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What Are U.S. Retail Sales?

Current Statistics and How They're Measured


What Are U.S. Retail Sales?

Holiday shopping drives 20% of each year's retail sales.

Photo: Getty Images

Online shopping is the fastest-rising component of retail sales.

Photo: Andrew Bret Wallis/Getty Images
Gas price sign.

Gas prices inflate retail sales reports.

Photo: Getty Images

Question: What Are U.S. Retail Sales?

Answer: U.S. retail sales measure the demand for goods and services sold as an end product to consumers or businesses. It doesn't include wholesale sales used to create other goods or services. Retail sales data predicts economic growth trends because consumer spending is 70% of total U.S. economic output.

Exactly What's Measured in Retail Sales?

U.S. retail sales data are reported monthly by the Census Bureau. It reports on sales for both the most recent month and the last 12 months. The Bureau surveys 5,000 firms each month. The Bureau summarizes the report into 13 retail categories, including:
  1. Non-store retailers, which is essentially Internet retail sales.
  2. Auto dealers.
  3. Clothing stores.
  4. Electronics and appliance stores.
  5. Department stores.
  6. Food and beverage stores. This includes grocery stores.
  7. Building and garden supply stores.
  8. Sporting goods/hobby stores.
  9. Health/beauty stores.
  10. Furniture stores.
  11. Restaurants.
  12. Gas stations. (Source: Census Bureau, How Surveys Are Collected)

The most important thing to remember when reviewing the retail sales report is that the Census Bureau doesn't adjust for inflation. Therefore, volatile gas and oil prices can make it seem like retail sales are skyrocketing (usually in the spring, when gas prices rise) or dropping like a stone (usually in the late summer or fall, when gas prices drop).

Components of Retail Sales

The largest category of retail sales (20%) is auto and auto parts stores. Department and discount stores comprise 13%, while grocery stores are slightly less. Gas stations and restaurants are slightly less than 10% each. Apparel stores and drugstores come in at 5% each. Furniture stores and consumer electronics are around 2.5% each.

The most critical time of the year in retail sales is the holiday shopping season, which starts the day after Thanksgiving. Nearly 20% of retail sales occur from Black Friday through Christmas.

Can Retail Sales Data Help Predict Economic Growth?

Since retail sales are reported monthly, you can use them (somewhat) to predict economic growth. That's because U.S. Gross Domestic Product (GDP) is reported only quarterly. However, keep in mind that the retail sales report doesn't adjust for inflation, while GDP does. Also, 20% of annual retail sales occur during the holiday season. However, if you look at the comparison below, you'll see it doesn't do a great job. Nevertheless, it will give you a sense if you also look at business orders for durable goods and other economic indicators.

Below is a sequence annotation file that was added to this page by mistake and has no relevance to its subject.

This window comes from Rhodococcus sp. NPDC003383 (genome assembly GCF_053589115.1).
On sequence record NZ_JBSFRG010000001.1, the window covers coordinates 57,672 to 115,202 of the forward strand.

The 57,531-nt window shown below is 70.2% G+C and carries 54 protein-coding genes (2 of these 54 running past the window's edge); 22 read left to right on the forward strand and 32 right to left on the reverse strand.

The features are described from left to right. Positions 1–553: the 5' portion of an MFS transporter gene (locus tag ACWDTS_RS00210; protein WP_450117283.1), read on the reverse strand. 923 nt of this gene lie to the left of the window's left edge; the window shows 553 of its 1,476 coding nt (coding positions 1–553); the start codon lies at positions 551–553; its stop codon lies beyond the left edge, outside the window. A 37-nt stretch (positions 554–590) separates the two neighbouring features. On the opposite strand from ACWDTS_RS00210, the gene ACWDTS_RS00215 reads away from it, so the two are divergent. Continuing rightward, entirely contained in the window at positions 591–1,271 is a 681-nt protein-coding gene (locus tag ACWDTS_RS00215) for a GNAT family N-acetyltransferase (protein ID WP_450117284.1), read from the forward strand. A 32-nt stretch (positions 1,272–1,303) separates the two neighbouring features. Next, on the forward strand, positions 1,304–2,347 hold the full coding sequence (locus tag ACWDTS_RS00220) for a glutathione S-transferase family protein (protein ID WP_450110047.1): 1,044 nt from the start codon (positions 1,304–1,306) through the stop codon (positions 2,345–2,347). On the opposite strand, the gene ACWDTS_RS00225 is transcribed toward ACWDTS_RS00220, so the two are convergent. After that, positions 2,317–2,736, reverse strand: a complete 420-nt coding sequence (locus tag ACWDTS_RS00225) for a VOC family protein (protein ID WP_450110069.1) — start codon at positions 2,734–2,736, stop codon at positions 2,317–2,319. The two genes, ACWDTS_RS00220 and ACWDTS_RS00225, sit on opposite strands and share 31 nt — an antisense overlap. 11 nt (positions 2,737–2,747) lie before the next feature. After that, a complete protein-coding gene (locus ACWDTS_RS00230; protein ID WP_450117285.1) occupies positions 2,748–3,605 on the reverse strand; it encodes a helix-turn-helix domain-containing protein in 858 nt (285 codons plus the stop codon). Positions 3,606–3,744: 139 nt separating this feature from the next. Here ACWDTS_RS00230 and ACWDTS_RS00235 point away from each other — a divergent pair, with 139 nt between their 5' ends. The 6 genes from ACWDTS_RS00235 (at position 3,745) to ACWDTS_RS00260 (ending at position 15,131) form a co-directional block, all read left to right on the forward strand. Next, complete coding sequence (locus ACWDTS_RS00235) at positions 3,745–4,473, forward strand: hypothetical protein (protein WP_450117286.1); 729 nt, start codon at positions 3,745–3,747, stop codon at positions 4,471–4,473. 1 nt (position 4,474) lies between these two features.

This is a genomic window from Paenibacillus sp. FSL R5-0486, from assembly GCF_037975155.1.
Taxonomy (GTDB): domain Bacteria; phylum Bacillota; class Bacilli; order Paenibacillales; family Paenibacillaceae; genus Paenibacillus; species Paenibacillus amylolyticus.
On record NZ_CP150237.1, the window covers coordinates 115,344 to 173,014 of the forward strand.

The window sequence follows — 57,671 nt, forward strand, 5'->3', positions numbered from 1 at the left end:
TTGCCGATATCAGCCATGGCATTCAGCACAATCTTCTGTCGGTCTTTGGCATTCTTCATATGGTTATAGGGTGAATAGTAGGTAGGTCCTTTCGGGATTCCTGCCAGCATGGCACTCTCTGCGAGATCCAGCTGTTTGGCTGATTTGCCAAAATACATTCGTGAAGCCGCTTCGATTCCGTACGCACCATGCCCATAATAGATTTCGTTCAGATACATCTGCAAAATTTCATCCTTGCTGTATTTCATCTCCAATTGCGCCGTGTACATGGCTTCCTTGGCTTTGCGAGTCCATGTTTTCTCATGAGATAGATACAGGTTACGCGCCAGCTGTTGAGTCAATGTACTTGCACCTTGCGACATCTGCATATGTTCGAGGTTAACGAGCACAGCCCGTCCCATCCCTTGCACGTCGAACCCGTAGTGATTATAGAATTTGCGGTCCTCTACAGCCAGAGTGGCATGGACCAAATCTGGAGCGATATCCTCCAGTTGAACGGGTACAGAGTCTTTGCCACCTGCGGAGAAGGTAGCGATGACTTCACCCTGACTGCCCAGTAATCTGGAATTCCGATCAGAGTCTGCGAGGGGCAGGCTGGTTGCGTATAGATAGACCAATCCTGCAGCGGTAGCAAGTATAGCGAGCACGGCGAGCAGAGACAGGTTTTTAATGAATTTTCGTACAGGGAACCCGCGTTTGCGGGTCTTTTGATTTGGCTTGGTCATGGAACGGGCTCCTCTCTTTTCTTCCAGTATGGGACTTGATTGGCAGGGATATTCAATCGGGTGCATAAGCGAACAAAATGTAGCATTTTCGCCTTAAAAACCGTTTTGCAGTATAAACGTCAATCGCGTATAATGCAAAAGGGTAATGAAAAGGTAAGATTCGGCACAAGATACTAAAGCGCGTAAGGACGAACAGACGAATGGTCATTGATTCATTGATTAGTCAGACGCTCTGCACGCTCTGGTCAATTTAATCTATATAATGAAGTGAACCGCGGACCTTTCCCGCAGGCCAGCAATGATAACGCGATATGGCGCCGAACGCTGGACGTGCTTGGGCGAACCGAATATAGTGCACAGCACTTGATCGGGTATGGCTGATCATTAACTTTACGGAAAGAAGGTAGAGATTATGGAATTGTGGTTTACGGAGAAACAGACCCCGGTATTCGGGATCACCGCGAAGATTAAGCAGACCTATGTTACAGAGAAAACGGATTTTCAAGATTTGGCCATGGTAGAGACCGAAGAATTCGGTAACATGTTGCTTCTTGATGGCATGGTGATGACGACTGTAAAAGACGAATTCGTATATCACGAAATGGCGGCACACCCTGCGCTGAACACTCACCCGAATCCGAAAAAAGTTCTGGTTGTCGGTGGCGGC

Current U.S. Retail Sales Data

June sales worsened, rising a scant .2%, less than the .5% gain in May. Part of this was seasonal, as sales were 4.3% higher than in June 2013, slightly off from May's 4.6% year-over-year gain. 

Building materials and garden equipment were the worst hit, with a 1.0% drop. Restaurants and hotels were down .3%, auto dealers lost .2%, and furniture stores fell .1%. What drove growth? Online and drug stores, each up .9%.  Clothing stores saw a .8% rebound from May's loss.  

June is the last month in the second quarter. These weak sales means that GDP growth may continue to be weak.

Here's monthly retail sales estimates for each previous month since 2012, along with what drove growth.


  • January - Sales were down .4%, and not because of the weather
  • February - Online shoppers helped push sales up .3%.
  • March - Sales rose a welcome 1.5%, boosted by automobiles.
  • April - Sales only rose .5%, weighed down by a 2.3% decline in electronics. Even online sales fell .9%. This indicates that first quarter decline in GDP may not have been just weather-related.
  • May - Sales were only up .5%. Department stores were the worst hit, falling 1.1%. Electronics stores fell .6%,  while  clothing stores and hobby stores were each down .5%. The biggest drivers of growth were online, up .6%, auto dealers, up 1.0%, and drug stores, up .1.1%. This is further proof of weak demand that wasn't related to harsh winter storms.


  • January - Sales were up .1%. The biggest contributor ($70.9 billion) continues to be auto sales, a 9.4% increase. Another strong contributor ($39 billion) is online sales, up 15.7% from January 2012.  Auto sales benefited from record-low interest rates, as did furniture stores, which 3.2% over last year. However, this only contributed $8 billion to total U.S. retail sales.
  • February - Sales rose to $421.4 billion, a 1.1% increase. Auto sales contributed $71.5 billion, thanks to record-low interest rates. Valentine's Day spending boosted the total by $18.6 billion. This strong growth in retail sales means that consumers are not letting the end of the payroll tax holiday affect their shopping. The holiday was part of Obama's 2010 tax cut, and it was allowed to expire as part of the 2013 fiscal cliff negotiations. Gas station sales, at $47.6 billion, were boosted by high gas prices

  • ​March - Cold weather and lower gas prices forced sales down .3%.  The weakness was led by an expected 2.2% drop in gasoline station store sales. However, many other categories also declined, including electronic and appliance stores (-1.6%), department stores (-1.1%) and auto dealers (-.5%). No retail category gained 1% or more. The strongest was furniture (+.9%), miscellaneous retailers (+.8%) and restaurants (+.7%).